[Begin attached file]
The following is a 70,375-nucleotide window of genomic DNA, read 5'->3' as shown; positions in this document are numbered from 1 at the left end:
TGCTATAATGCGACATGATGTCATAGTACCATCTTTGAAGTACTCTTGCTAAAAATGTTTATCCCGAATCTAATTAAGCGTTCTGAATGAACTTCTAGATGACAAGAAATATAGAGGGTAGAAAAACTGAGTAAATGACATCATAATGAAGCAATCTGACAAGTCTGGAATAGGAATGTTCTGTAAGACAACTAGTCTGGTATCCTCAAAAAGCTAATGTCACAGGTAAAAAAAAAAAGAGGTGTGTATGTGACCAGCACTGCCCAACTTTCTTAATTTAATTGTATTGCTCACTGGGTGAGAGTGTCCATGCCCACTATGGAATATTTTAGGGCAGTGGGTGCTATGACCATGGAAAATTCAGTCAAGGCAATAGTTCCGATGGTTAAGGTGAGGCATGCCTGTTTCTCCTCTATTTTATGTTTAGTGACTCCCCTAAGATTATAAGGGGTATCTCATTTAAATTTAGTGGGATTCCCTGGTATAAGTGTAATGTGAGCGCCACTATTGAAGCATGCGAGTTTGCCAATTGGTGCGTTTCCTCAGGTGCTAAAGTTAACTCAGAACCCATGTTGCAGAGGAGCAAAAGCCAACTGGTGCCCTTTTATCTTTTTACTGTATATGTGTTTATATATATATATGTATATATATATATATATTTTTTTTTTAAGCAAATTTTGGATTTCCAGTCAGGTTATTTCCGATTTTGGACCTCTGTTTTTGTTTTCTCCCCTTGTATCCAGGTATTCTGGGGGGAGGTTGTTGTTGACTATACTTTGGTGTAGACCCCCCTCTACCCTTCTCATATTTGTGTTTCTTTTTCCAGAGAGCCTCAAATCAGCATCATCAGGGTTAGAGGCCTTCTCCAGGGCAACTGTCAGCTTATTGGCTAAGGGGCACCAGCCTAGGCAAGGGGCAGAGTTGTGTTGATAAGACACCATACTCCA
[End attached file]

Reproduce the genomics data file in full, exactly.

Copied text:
The following is a 70,375-nucleotide window of genomic DNA, read 5'->3' as shown; positions in this document are numbered from 1 at the left end:
TGCTATAATGCGACATGATGTCATAGTACCATCTTTGAAGTACTCTTGCTAAAAATGTTTATCCCGAATCTAATTAAGCGTTCTGAATGAACTTCTAGATGACAAGAAATATAGAGGGTAGAAAAACTGAGTAAATGACATCATAATGAAGCAATCTGACAAGTCTGGAATAGGAATGTTCTGTAAGACAACTAGTCTGGTATCCTCAAAAAGCTAATGTCACAGGTAAAAAAAAAAAGAGGTGTGTATGTGACCAGCACTGCCCAACTTTCTTAATTTAATTGTATTGCTCACTGGGTGAGAGTGTCCATGCCCACTATGGAATATTTTAGGGCAGTGGGTGCTATGACCATGGAAAATTCAGTCAAGGCAATAGTTCCGATGGTTAAGGTGAGGCATGCCTGTTTCTCCTCTATTTTATGTTTAGTGACTCCCCTAAGATTATAAGGGGTATCTCATTTAAATTTAGTGGGATTCCCTGGTATAAGTGTAATGTGAGCGCCACTATTGAAGCATGCGAGTTTGCCAATTGGTGCGTTTCCTCAGGTGCTAAAGTTAACTCAGAACCCATGTTGCAGAGGAGCAAAAGCCAACTGGTGCCCTTTTATCTTTTTACTGTATATGTGTTTATATATATATATGTATATATATATATATATTTTTTTTTTAAGCAAATTTTGGATTTCCAGTCAGGTTATTTCCGATTTTGGACCTCTGTTTTTGTTTTCTCCCCTTGTATCCAGGTATTCTGGGGGGAGGTTGTTGTTGACTATACTTTGGTGTAGACCCCCCTCTACCCTTCTCATATTTGTGTTTCTTTTTCCAGAGAGCCTCAAATCAGCATCATCAGGGTTAGAGGCCTTCTCCAGGGCAACTGTCAGCTTATTGGCTAAGGGGCACCAGCCTAGGCAAGGGGCAGAGTTGTGTTGATAAGACACCATACTCCA